Dynamics of marine ice sheets

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Marine ice sheets, which are those that terminate in the ocean forming a floating ice shelf, dominate the ice sheets of West Antarctica, where much of the bedrock is below sea level. The weight of the thick ice sheets keep them in contact with the bedrock until they are thin enough to float on the ocean as ice shelves. This paper reports mathematical models and associated laboratory studies of analogue systems using either Newtonian or shear-thinning viscous fluids to represent flowing ice. It is shown that the rheology has little influence on the qualitative behaviour of grounded flows but floating, shear-thinning shelves are found experimentally to be subject to a fingering instability reminiscent of features seen in Antarctic ice shelves. © 2013 Published by Elsevier Ltd.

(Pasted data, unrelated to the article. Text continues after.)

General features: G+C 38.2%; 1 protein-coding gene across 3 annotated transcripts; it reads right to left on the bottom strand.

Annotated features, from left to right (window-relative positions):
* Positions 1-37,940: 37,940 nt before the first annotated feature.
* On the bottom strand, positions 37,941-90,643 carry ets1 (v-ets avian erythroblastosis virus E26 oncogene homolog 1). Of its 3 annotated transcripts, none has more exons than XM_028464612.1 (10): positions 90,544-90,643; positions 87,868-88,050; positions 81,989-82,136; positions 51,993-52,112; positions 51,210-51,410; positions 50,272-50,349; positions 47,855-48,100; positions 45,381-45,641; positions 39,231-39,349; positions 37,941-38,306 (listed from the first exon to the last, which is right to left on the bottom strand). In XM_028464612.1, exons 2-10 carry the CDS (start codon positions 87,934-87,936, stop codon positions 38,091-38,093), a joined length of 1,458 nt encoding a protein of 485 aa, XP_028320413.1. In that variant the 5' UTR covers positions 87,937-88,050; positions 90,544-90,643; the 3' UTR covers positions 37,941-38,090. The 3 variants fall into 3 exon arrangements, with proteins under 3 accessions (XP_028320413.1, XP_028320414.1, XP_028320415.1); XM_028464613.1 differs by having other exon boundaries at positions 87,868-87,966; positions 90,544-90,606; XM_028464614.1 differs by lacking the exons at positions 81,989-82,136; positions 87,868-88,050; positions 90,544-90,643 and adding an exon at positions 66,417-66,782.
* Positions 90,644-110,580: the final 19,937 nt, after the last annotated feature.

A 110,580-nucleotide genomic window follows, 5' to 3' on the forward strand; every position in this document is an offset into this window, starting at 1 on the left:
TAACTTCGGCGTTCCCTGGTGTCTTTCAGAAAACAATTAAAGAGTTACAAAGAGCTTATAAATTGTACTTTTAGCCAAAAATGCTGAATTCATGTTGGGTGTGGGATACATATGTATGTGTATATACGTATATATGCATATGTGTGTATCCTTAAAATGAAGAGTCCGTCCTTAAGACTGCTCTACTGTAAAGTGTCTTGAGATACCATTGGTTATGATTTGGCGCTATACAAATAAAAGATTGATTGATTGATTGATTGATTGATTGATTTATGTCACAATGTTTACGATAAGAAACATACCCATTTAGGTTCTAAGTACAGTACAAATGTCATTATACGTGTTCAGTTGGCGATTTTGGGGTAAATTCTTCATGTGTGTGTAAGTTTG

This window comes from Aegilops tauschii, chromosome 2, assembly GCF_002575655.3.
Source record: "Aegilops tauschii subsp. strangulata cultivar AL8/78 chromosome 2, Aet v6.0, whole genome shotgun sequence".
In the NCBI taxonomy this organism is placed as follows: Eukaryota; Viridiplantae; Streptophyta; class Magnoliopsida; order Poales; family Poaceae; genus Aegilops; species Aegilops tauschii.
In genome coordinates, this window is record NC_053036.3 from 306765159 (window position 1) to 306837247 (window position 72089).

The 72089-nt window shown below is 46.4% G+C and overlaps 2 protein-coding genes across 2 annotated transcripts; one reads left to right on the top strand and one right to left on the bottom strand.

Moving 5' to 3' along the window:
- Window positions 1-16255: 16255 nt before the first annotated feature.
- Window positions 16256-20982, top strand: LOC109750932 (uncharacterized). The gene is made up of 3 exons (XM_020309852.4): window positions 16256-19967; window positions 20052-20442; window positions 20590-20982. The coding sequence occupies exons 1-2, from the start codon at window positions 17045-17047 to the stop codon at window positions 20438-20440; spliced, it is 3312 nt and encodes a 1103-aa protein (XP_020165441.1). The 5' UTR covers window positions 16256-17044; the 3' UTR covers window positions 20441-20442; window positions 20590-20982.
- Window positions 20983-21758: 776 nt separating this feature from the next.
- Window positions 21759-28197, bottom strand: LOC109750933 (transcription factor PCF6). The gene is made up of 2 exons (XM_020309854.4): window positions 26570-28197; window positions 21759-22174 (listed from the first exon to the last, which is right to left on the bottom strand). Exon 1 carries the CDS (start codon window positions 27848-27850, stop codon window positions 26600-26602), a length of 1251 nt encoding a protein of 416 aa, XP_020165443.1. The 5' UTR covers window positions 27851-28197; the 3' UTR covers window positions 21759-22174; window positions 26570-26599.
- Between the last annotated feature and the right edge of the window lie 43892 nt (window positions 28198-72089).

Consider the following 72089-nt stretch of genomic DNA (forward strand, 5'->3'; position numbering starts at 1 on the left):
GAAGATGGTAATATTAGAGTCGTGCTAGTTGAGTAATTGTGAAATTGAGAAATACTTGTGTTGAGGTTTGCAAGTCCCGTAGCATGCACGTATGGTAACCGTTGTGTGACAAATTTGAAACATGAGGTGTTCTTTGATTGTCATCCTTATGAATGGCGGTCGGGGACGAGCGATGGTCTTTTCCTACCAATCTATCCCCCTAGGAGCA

Worster, M. G. (2013). Dynamics of marine ice sheets. In Procedia IUTAM (Vol. 10, pp. 263–272). Elsevier. https://doi.org/10.1016/j.piutam.2014.01.022

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